Drought Update – Aug. 25, 2022

Drought Update

August 25, 2022

How much rain did we get?

Widespread rain moved across Central Texas on Monday. The highest totals occurred across the Austin/Travis County area (peak 4 inches) while Hays County saw a peak of 2.6 inches (Buda area).

Are we still in drought?

Yes, despite the welcomed rain we are still in Alarm Drought Status (Stage II) since it was officially declared at the June 9 Board meeting. Even with the average 2 inches of rainfall across the District, drought conditions in the Texas Hill Country continue to worsen. We have received an average of 13.7 inches – 8.3 inches behind annual average rainfall from January through August (Figure 1). Edwards and Trinity aquifer levels began to decline in spring 2022 and continue to do so.

Figure 1. Monthly deviation from avg. and monthly total rainfall in BSEACD territory

What is causing the Texas 2022 drought?

Several factors, including climate patterns in the tropical Pacific Ocean. ENSO (El Niño/Southern Oscillation, the whole La Niña and El Niño system) has the greatest influence on weather and climate during the Northern Hemisphere cold season (NOAA). Climate scientists forecast that La Niña conditions (declared by NOAA on 10/14/21) are favored to continue through the summer and into the winter 2022. The continuation of La Niña means that we are predicted to receive below average rainfall and above average heat through the summer and into the winter.

What are the effects of this drought in Central Texas so far?

May and June, which are historically the wettest months of the year in Central Texas, were both way below their historical monthly average (-2.8 & -2.7 respectively) while July and August have also received below-average rain amounts. In fact, May, June and July 2022 clocked in as the warmest on record for Austin. Because of this, both aquifer levels and spring flows are approaching historic lows.

On August 24th, the Lovelady well (Figure 2) had a level of 466.2 ft msl (mean sea level), 12.2 ft below the trigger level for Stage II drought. Lovelady crossed under its trigger on 5/26/22.

Figure 2. Lovelady monitoring well water elevation level

Also on August 24th, Barton Springs (Figure 3) was flowing at 28 cfs (cubic feet per second) (10-day average), 10 cfs below the Stage II Drought trigger point of 38 cfs. Barton Springs crossed under the Stage II Drought trigger in late June. The USGS and BSEACD staff continue to make discharge measurements to ensure accurate stage-discharge real-time reporting.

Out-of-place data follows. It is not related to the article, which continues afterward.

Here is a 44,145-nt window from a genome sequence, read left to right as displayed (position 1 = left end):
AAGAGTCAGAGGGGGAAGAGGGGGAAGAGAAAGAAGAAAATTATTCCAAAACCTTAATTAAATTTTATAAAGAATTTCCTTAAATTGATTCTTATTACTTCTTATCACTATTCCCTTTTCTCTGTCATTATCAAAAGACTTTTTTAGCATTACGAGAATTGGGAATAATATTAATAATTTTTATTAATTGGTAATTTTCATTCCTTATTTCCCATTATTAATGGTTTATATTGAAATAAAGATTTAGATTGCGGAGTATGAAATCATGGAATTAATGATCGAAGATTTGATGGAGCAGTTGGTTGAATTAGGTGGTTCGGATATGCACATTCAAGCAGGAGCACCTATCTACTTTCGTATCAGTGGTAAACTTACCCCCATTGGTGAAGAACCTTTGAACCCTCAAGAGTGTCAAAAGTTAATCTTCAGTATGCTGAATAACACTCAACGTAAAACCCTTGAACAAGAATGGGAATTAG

Figure 3. Barton Springs flow

On August 6th, Jacob’s Well flow reached a daily average of zero flow. As of August 18, there have been 7 days with a daily average of zero (Figure 4). Counting this year, Jacob’s Well has stopped flowing 5 times in recent history – 2000, 2009, 2011, 2013, and 2022.” (WVWA)

Figure 4. Blanco River and Jacob’s Well flow. Courtesy Wimberley Valley Watershed Association.

How can we conserve water?

Now is the time to brush up and double down on water conservation measures. Check out this great list of water saving tips from The Texas Water Development Board. The District could declare Stage 3 Critical Drought in the coming weeks if conditions continue to worsen.

Generally, restricting outdoor water use, including limiting landscape irrigation, pool filling and refilling, and non-essential water use such as water fountains, are easy ways to conserve water. It’s also best to only water your lawns once a week during the early morning hours. You can find more conservation tips for both indoor and outdoor conservation here.

The District recommends that both exempt and permitted well owners follow these conservation tips. For additional information on groundwater wells, please take a look at the District’s Well Owner Guide. If you have questions about your well, please contact us at 512-282-8441. We encourage you to call or visit our office (1124 Regal Row, Austin, TX) during office hours (8 a.m. to 5 p.m.) to review our groundwater management process, receive information about the drought, or if you need assistance with other groundwater related matters.

Also, check out our drought information page. We will frequently update this page.

Other useful links:

BSEACD is a groundwater conservation district charged by the Texas Legislature to preserve, conserve, and protect the aquifers and groundwater resources within its jurisdiction, which includes parts of three central Texas counties. It is governed by a Board of five elected directors and staffed with hydrogeologists, groundwater regulatory compliance specialists, environmental educators, geospatial systems specialists, and administrative support personnel.